The Conservative Party has always been a ‘broad church’- espousing the views of a very broad spectrum of opinion and all kinds of people across Britain. Indeed we are at our best and most successful when we are pragmatic and non-ideological. But we do coalesce around six broad principles which, at a time like this, I thought it might be worth reiterating.

We believe in freedom – freedom of the individual to do whatever they like, so long as it does not impinge on other people’s rights and freedoms. We dislike regulation, bossiness, the nanny state. People should be allowed – and encouraged - to ‘get on with it.’ We trust people and institutions to do the right thing, relying very often on good manners and sound common sense rather than rules and regulations. Socialists, of course, believe the opposite- that the state knows best and should boss us about in every possible way.

We believe in a free market economy; in capitalism and the pursuit of profit. Profit is a good thing, which incentivises people, and attracts investment. Without it (and growth) capital will head for more profitable hills. Central to a free-market economy must be a taxation regime which is fair, but as low as it can possibly be. We should allow people to make up their own minds about how they spend their own money. People need decent jobs and a fair level of pay. Socialists, of course, hate profit, hate the markets, and still believe in State ownership if at all possible. They believe in high taxation to pay for all sorts of giveaways and promises. The state should do less, and therefore need less money to do it with.

We believe in keeping our people safe - in society and from overseas threats. That’s why we accept the rule of law but expect it to be as ‘light touch’ as possible. We expect our Armed Services, and our Diplomatic service to have the resources they need to protect our shores, (resources which in my view are currently too small).

We believe in supplying those essential services which the citizen deserves - the NHS, schools, roads – but recognise that we cannot devote the whole of our national income to those things, and that therefore compromises in the level of service must be made. People need and deserve excellent education for their kids, long term care for their old folks and a decent house to live in. But the State should be a workmanlike Ford Fiesta, not a Rolls Royce. We encourage people to find alternatives or supplements to the State. 615,000 pupils currently attend the 2600 private schools in the UK. 7 million of us have private healthcare insurance. Some roads and bridges which would not otherwise be provided by the State have tolls to enable them to be built. Private investment in public goods is welcome, not to be discouraged as would the Labour Party.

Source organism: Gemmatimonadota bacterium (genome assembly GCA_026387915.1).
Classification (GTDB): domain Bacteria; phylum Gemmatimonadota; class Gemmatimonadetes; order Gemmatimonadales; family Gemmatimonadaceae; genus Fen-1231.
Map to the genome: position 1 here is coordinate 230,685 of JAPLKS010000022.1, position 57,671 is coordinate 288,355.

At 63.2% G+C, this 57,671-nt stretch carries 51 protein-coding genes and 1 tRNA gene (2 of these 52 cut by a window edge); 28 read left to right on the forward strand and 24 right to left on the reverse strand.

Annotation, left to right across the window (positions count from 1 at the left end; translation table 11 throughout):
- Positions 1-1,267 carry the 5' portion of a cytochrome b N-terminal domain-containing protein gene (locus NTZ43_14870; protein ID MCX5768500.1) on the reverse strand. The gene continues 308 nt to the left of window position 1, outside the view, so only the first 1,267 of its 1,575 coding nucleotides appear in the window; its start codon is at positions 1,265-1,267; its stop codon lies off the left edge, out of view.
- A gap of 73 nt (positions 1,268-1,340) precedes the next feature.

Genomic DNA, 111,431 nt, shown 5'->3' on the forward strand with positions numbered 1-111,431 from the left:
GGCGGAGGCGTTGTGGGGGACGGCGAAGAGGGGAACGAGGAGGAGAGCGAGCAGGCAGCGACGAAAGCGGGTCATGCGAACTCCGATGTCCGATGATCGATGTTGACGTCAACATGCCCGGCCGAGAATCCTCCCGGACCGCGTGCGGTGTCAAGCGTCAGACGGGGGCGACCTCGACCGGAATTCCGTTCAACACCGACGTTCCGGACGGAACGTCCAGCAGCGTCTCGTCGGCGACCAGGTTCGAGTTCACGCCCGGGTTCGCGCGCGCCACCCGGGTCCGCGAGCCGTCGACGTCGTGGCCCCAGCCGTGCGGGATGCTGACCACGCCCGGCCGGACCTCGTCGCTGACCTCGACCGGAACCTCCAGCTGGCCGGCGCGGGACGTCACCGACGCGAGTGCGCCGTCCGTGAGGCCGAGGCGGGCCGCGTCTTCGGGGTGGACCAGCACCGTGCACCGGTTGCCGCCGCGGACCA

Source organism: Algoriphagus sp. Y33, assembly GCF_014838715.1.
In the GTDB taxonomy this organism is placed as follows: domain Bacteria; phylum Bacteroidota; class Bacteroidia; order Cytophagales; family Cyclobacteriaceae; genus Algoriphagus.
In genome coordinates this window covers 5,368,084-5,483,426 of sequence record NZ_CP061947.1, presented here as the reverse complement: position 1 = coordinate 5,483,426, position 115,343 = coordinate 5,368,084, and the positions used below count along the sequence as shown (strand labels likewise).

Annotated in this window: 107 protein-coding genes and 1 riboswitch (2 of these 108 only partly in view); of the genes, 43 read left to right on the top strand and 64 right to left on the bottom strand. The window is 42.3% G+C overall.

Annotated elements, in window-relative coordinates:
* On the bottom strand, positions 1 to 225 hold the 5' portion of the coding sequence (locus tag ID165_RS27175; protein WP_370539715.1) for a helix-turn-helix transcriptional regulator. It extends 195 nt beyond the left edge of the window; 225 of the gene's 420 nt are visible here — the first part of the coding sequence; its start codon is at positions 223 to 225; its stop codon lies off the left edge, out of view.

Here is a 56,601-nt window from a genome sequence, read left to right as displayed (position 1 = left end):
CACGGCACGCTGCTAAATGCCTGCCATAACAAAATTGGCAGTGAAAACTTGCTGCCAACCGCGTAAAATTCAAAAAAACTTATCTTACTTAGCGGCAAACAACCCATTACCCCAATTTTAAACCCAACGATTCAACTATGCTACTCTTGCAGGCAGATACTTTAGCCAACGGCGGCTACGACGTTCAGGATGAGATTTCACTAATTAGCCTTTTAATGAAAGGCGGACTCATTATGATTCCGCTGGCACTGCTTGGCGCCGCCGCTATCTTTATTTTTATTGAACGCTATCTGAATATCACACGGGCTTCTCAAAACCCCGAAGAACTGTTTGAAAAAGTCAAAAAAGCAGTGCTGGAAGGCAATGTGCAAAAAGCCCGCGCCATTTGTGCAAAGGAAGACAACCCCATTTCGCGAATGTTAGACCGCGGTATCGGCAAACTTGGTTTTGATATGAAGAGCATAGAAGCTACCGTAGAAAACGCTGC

We believe in looking after those who are not able to look after themselves - the sick, the elderly, the unemployed, disabled people. Society provides a safety net; the only discussion must be how high that safety net should be and what part the private, voluntary and charitable sectors should play in that caring function, thereby relieving the state and making better provision than HMG might afford.

We believe in respect - for our great old institutions - the Royal Family, Armed Services, Churches, Universities, Parliament and politics. And we respect people of all kinds - our elders and our betters; and people of every possible description, every race, every religion.

Those six principles are at the core, the very heart of what it means to be a conservative; and it is my view that they chime with the instinctive core beliefs of the British people as a whole. We must return to them; and then the people will return to us.